Fearless and Fabulous, "Pose" Takes Pride In How it Handles History

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This season of FX’s Pose is a shining example of what being able to balance grit, heart and style can get you.  In the narrative it is now 1990, but not a lot has changed.  Blanca (MJ Rodriguez, pictured below right) is still the mother of all mothers, forever putting her children first.  Elektra (Dominique Jackson) is still her usual pain-in-the-ass self.  Angel (Indya Moore, below left) is still working as a model (though no longer as a sex worker).  And Pray Tell (Billy Porter) is still more witty and stylish than you’ll ever be.  However, the AIDS epidemic is only getting worse, and even though Madonna’s new single “Vogue” may be helping shine a positive light on the LGBTQ community, the road to acceptance and equality is a long one, and much of it is left.

Obviously not an afterthought, Pose coming back during Pride Month could not have been more appropriate.  The topics that are being dealt with -- discrimination, inequality, sexuality and health -- are, unfortunately, things we as a society still haven’t quite gotten a handle on, to say the least, and while any month would’ve been a great time to give the world this much amazing, Pride Month just adds an extra level of resonance to the information and lessons learned.  Just as it did last season, Pose dives headfirst into these issues using the characters and relationships us posers (yes, I’m calling us that) have come to know and care about as a way to relate to each one’s emotional truth.  It’s one thing to read about how devastating a disease is, and another to watch someone reeling from the loss of a loved one, or find out they’ve got the disease themselves.

It’s not all sobering trips to the mass graves of fallen AIDS victims, though.  Attitudes abound, divas will be divas, and drama still runs the yard.  After the events of last season, Elektra ended up being a guest of Blanca’s at House Evangelista -- at least until she flipped the dinner table and walked out (which I guess is her thing, now).  Either way, as awesome as the ballroom battles always are, House Ferocity isn’t much comp for House Evangelista, meaning that narratively a foil has got to come from somewhere, right?  And who’s a better baddie than Elektra Abundance?  Exactly.  She’s messy AF, and that’s always entertaining.

Blanca’s journey is essentially the same one she’s been on, because a mother’s work is never done.  Everything she does is for her chosen family.  She educates, nourishes, shelters and protects her own, even while dealing with the heavy burden of having HIV, which has now turned into straight up AIDS.  This, coupled with ever-rising number of AIDS-related deaths in the ballroom community, serves as a constant reminder that death and adversity are constantly around the corner for not only her, but everyone she loves.  Yet she never breaks.  Her resilience, her resolve, her love … if she was any better of a person, she’d have wings.

Speaking of godsends, Pray Tell is everything.  Still the wittiest and most stylish host of the ballroom events, his journey’s been quite difficult as well, but like Blanca, his refuge is action. While Blanca fights for her family, Pray Tell fights for everyone.  His allegiances are with Blanca and the gang, obviously (though he’s always impartial during the balls), but he still cares about educating his community.  When he takes a trip with Blanca to a mass grave site to visit the final resting place of a past lover – a place filled with those lost to AIDS -- the cold reality of how little was known about this disease at the time, and how isolating not only being oneself, but being oneself while sick could be, is made painfully clear.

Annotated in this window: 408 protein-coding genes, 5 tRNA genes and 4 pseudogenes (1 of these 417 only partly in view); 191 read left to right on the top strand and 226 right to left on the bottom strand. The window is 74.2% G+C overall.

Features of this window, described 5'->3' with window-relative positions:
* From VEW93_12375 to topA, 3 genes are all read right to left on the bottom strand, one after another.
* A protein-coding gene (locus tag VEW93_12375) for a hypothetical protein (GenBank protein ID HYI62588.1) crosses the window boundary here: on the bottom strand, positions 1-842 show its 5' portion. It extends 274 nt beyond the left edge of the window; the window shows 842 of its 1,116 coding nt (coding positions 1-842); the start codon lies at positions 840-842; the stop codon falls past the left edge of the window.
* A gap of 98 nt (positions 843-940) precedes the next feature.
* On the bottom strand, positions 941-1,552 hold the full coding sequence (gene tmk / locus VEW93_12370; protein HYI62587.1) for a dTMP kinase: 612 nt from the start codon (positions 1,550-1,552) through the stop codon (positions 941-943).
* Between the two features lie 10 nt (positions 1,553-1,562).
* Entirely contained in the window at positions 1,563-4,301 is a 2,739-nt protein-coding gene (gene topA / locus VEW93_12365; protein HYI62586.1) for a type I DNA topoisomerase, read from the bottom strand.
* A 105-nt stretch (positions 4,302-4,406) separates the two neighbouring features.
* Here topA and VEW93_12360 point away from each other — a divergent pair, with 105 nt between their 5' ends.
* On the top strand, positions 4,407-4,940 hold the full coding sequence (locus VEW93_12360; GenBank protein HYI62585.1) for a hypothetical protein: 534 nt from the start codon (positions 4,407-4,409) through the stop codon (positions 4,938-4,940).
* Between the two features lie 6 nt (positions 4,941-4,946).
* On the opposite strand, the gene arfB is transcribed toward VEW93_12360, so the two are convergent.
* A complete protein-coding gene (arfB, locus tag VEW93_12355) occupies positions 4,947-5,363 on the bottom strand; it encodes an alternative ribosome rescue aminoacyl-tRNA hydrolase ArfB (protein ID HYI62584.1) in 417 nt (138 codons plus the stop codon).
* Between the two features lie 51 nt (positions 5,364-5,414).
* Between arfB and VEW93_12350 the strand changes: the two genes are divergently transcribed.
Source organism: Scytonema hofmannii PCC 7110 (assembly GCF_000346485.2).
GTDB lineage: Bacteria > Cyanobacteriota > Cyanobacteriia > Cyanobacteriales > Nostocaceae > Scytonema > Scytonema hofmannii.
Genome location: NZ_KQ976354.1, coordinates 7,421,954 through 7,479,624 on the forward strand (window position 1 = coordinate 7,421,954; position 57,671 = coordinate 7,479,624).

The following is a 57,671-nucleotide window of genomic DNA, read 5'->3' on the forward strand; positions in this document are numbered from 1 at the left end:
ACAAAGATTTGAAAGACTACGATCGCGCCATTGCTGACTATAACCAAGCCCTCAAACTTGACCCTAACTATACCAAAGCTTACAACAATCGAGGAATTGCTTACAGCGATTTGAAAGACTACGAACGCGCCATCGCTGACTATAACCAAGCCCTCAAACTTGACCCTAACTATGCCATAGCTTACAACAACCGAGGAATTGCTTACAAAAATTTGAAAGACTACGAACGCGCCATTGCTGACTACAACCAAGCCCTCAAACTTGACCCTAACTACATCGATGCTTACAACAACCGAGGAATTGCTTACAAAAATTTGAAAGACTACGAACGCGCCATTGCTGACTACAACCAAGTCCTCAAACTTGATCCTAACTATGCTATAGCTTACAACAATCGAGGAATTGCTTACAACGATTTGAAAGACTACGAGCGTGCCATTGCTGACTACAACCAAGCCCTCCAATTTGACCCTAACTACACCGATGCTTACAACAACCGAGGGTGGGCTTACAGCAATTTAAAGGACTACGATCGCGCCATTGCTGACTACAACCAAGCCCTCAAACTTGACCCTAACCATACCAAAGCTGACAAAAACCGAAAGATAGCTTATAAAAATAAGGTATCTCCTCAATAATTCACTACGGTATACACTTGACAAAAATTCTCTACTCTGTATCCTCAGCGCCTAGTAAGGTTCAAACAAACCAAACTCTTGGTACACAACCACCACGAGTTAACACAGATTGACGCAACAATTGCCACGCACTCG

Through Pray Tell’s pain we learn these hard truths, while for him it’s a path that leads to activism.  Spreading awareness and educating his people are hella important to him now, which is great, because he is a born leader.  Like today, he knows that standing up to injustice and fighting for each other is all we’ve really got, because, as the show posits, “silence = death.”  It’s time to act up.

Judy (Sandra Bernhard) is a nurse at the HIV ward where Pray Tell’s boyfriend was, and she has been nothing but an ally and advocate.  She’s snarky as the rest of the bunch, genuinely cares, goes out of her way to educate and protect, and is the one who gave Pray the activism bug, so to speak.  These battles that they’re fighting may be getting fought in the late Eighties but cut to the present day and that war still hasn’t ended.  Our current Vice President banned the flying of Pride Flags at U.S. embassies.  That was like a week ago.  Supporters of hate speech and divisive rhetoric have never been more emboldened, and in times like these a show so very full of love, information, history and, of course, mountains of flare, is exactly what we all need.

Pose is a beacon of light in a sea of darkness, and a reminder that there’s still work to be done.  How it manages to do all that and still be as fun as its cast is fabulous is beyond me.

Pose is telecast Tuesday at 10 p.m. on FX.

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